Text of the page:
Wednesday, May 31, 2023

Robocolleges, Artificial Intelligence, and the Dehumanization of Higher Education

In 2019, the Higher Education Inquirer began writing about the ruthless automation of academic work. We were looking for information on how the ideas of Frederick Taylor and his intellectual progeny (e.g. Harvard Business School's Clayton Christensen) resulted in an academic assembly line for low-grade higher education.  A subprime education for the masses. 

It was obvious that large for-profit colleges had been divesting in academic labor for decades, replacing full-time instructors with adjunct faculty. And they eventually replaced thousands of physical learning sites with exclusively online learning. Over time, content creators and other ghost workers replaced adjuncts. And the remaining adjuncts worked as deskilled labor. Shareholder profits, and branding, advertising, and enrollment numbers were more important than student outcomes. 

Two years later we used the terms "robocollege" and "robostudent" to acknowledge the extent of dehumanization in higher education. We noted that this process was taking place not only at for-profit colleges, but shadow for-profits, mid-rung state-run schools--and even at more elite schools who were looking for increased profits. 

Community colleges continue to dehumanize significant portions of their adjunct workforces with low pay and precarity. Online education makes it more alienating but more convenient for working folks. 

Expensive public and private universities continue to use grad assistants, lecturers, and other adjunct instructors in high-tech lecture halls. Classes almost as alienating and unproductive as online instruction.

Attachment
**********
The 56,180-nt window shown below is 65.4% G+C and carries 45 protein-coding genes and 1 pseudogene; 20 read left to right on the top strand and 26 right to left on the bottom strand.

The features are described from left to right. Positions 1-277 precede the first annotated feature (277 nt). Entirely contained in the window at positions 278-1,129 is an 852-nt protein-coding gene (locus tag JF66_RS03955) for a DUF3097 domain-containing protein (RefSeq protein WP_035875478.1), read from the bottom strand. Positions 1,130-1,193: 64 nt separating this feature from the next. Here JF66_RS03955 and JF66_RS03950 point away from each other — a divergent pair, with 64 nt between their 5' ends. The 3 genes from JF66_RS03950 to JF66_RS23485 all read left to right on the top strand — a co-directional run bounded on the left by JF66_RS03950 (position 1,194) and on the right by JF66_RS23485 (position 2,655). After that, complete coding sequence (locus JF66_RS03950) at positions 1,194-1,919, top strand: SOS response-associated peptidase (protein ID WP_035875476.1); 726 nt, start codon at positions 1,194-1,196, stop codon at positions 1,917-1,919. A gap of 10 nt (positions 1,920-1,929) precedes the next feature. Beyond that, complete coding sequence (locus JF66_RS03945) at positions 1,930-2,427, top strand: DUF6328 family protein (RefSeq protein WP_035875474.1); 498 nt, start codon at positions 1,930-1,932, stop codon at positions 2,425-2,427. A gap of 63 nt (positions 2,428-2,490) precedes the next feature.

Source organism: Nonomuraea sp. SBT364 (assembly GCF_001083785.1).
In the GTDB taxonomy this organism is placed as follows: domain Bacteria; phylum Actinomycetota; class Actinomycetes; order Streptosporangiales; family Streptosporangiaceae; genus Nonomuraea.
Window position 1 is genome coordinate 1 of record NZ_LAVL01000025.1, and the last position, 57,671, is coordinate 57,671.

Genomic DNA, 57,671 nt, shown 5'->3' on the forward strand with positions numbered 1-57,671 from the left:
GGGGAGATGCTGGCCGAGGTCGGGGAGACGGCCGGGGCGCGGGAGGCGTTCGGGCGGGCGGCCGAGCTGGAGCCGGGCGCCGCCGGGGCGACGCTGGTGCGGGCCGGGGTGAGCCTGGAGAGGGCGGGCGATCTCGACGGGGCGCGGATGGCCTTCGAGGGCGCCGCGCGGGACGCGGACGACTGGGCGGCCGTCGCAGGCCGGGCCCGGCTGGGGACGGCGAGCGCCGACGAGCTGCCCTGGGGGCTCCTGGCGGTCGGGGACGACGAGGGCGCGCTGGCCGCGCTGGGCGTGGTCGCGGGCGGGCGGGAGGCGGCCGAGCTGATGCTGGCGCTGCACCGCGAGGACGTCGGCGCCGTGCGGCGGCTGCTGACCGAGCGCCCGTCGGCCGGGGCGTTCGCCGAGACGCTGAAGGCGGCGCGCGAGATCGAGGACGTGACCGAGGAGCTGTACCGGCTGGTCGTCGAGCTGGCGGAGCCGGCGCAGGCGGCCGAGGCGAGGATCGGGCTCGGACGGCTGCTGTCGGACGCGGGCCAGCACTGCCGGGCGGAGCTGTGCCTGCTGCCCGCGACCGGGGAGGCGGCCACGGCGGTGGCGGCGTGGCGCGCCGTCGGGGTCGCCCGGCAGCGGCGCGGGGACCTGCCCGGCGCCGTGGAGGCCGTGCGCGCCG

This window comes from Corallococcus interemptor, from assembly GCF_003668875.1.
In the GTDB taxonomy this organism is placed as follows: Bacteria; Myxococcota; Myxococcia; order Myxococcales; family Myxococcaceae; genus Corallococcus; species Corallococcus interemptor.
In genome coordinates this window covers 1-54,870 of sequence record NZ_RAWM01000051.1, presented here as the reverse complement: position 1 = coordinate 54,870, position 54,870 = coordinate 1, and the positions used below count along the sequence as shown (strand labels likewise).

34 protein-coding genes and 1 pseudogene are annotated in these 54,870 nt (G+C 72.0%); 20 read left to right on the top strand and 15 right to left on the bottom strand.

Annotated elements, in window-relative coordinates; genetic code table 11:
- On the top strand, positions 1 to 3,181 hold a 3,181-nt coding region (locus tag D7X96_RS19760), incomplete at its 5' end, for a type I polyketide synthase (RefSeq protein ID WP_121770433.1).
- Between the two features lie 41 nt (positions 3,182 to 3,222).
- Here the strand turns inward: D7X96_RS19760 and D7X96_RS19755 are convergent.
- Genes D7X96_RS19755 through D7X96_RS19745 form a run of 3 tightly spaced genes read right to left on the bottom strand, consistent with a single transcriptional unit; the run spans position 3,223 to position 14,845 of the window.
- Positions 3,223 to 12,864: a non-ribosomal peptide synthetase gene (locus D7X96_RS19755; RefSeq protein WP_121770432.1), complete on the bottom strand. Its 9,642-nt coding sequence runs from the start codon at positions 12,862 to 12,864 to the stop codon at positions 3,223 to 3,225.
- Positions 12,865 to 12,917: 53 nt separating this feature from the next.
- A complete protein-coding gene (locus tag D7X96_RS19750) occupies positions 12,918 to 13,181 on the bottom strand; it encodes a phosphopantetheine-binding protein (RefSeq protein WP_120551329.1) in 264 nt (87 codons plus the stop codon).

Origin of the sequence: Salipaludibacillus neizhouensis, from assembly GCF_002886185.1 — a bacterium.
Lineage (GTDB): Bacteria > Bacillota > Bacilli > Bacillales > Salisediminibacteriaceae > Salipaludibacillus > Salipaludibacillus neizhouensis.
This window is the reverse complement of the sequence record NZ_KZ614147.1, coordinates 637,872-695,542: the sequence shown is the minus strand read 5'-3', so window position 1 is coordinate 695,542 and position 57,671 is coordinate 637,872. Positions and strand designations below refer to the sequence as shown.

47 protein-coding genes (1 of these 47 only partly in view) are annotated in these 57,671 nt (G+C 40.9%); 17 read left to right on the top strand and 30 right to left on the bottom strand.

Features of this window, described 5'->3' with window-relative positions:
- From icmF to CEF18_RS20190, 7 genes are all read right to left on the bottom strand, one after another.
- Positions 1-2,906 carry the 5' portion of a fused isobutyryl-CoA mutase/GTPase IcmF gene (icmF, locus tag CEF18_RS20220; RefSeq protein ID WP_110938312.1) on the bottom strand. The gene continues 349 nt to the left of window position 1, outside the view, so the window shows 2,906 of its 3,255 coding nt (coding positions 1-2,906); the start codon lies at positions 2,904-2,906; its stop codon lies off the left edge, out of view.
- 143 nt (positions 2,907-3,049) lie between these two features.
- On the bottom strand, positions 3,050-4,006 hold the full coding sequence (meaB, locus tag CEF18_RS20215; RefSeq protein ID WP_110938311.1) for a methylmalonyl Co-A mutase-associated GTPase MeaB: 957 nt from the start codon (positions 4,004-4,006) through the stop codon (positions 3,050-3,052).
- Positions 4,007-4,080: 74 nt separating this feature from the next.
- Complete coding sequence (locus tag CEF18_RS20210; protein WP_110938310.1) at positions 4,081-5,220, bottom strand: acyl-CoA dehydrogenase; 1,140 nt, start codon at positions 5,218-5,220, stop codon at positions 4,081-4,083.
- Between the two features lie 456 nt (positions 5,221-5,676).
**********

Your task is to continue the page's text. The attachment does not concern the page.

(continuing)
Over the last four decades, thousands of satellite campuses have closed across the US, making local connections less possible. Night schools at the local high school are a thing of the past.

For-profit Online Program Managers (OPMs) like Academic Partnerships and 2U recruit students for regional and elite state universities and private schools--hoping to profit from the growth of online education. But learning outcomes, completion rates, and debt-to-earnings ratios may be riskier bets for consumers choosing to take the more convenient and seemingly cheaper online route.  

Studies indicate that medical school students in face-to-face programs fall short in empathy.  So what can we expect from online instruction in education, nursing, psychology, social work, and other professions where empathy is necessary?